Animal proteins contain all nine essential amino acids; that’s why you might have heard them described as “complete proteins.” But most plant-based proteins also contain all nine essential amino acids. The difference lies in the amounts they offer. Some plant-based sources contain very low amounts of certain amino acids, while others contain more.
For example, beans and vegetables are usually lower in the essential amino acids methionine and cysteine. Whole grains, nuts and seeds are good sources of those amino acids, but lower in the essential amino acid lysine.
Historically, it was believed that it was necessary to pair different foods in the same meals in order to obtain a complete set of amino acids, or “complementary protein.” However, we have since learned that our bodies are able to store essential amino acids from different meals to build complete proteins.
So rather than having rice and beans for every meal, if you’re vegetarian or vegan, you’re better off working to ensure you’re consuming a variety of foods and sources of protein throughout the day, while making sure you’re eating enough calories. One great way to accomplish this is to aim to "eat the rainbow" of veggies, and even some grains – variety makes a big difference!
As previously mentioned, muscle building requires two things: 1. Exertion of force (exercising) to create micro tears in the muscle fibers, and 2. Consumption of dietary protein to help rebuild the muscle, which increases muscle mass. As long as people consume adequate amounts of protein and get a variety of protein sources (to obtain all essential amino acids), they will be able to build muscle regardless of whether they are getting their protein from animal sources or from high protein plant-based meals.
Here’s a non-exhaustive list of some of the best plant-based protein sources out there:
Pea protein: 30 grams of protein per 4 tbsp. serving
Soy protein*: 16 grams of protein per ¼ cup serving
Tofu*: 15 grams of protein per 3 ounce serving
Hemp seeds*: 10 grams of protein per 3 tbsp. serving
Pumpkin seeds: 10 grams of protein per ¼ cup serving
Lentils: 9 grams of protein per ½ cup serving
Edamame*: 9 grams of protein per ½ cup serving
Nut butter: 8 grams of protein per 2 tbsp. serving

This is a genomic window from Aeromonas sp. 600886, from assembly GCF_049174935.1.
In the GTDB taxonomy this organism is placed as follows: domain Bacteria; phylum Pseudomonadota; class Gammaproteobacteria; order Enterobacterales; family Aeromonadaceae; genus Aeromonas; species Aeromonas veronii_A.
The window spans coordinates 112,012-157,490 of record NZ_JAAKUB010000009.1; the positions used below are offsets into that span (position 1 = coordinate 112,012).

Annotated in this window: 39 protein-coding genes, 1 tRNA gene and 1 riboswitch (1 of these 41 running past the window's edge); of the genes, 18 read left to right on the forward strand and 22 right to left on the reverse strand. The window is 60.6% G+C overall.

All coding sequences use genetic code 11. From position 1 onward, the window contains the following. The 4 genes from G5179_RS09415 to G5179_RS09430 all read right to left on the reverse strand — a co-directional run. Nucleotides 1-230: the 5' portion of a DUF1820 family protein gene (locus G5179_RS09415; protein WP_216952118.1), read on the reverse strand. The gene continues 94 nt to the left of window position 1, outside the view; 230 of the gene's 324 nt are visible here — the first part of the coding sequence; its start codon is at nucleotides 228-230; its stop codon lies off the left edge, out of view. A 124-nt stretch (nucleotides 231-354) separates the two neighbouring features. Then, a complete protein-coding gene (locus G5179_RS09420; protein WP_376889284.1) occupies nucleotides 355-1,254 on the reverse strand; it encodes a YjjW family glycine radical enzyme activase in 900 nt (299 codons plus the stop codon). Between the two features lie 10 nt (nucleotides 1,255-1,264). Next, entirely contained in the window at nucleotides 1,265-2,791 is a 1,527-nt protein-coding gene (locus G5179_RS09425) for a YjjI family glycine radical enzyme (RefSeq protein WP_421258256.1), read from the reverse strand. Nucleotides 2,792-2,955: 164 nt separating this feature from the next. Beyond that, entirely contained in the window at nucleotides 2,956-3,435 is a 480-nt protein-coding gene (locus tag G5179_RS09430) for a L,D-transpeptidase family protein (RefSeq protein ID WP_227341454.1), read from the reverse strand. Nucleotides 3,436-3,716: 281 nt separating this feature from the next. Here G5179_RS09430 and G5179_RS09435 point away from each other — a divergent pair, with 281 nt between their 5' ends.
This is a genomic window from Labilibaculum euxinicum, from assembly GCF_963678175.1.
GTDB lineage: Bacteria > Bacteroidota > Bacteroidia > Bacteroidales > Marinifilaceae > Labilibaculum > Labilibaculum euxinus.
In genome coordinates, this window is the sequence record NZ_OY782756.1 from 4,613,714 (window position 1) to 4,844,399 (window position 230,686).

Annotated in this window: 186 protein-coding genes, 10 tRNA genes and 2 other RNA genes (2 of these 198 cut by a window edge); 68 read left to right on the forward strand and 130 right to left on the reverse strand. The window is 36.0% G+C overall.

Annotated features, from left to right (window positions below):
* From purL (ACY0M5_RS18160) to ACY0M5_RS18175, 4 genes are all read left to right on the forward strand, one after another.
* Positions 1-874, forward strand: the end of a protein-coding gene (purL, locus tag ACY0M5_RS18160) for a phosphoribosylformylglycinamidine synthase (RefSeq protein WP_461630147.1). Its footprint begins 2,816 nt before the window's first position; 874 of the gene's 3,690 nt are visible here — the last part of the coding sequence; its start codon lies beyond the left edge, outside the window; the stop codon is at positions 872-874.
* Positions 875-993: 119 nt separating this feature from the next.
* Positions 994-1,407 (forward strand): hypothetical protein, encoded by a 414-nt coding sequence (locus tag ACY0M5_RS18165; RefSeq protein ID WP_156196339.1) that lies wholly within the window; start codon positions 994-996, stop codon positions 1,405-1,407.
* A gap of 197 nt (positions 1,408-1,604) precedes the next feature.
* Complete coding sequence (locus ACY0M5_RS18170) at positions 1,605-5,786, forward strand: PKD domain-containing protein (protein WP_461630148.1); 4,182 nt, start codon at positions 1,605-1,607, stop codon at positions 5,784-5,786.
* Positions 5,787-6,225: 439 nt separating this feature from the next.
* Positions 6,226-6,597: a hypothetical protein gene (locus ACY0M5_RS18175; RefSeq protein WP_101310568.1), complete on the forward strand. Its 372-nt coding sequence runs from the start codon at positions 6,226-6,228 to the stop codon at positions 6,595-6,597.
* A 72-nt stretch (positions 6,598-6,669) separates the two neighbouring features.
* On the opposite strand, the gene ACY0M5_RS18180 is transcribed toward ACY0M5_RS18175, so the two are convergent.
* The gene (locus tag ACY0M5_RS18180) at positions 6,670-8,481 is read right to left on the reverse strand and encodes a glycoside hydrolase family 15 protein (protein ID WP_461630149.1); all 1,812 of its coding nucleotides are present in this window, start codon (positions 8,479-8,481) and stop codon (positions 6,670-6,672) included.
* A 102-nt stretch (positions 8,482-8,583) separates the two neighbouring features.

Wheat pasta: 8 grams of protein per 2 ounce serving
Beans: 8 grams of protein per ½ cup serving
Chickpeas: 7 grams of protein per ½ cup serving
Nuts: 6 grams of protein per ¼ cup serving
*Soy protein, tofu, hemp seeds, and edamame – along with many other plant-based foods! – are complete sources of protein.
And that leads us to maybe the greatest protein myth of them all.
Most people’s protein needs can be easily met through a plant based diet, without necessarily slamming back protein shakes. That said, supplemental protein in the form of protein powders and protein bars can be a convenient way to increase protein consumption, especially for those who need higher quantities of proteins or are often on-the-go. Generally speaking, though, you’ll get more bang for your buck when you obtain your protein from whole food sources, since these contain other nutrients such as fiber, vitamins, minerals and phytochemicals.
When asking the all-too-common question, "do vegans get enough protein?" a good counter question would be "is protein deficiency common for anyone?"
For those living with adequate access to a balanced diet who make an honest effort to eat a variety of foods, it's somewhat difficult to reach that point.
While most options in protein for vegans are going to be lower in the macronutrient than say, a steak, the plant kingdom on the whole is full of protein. If you're eating a range of whole grains and more than one or two types of veggies, chances are you're getting enough protein, even as a vegan.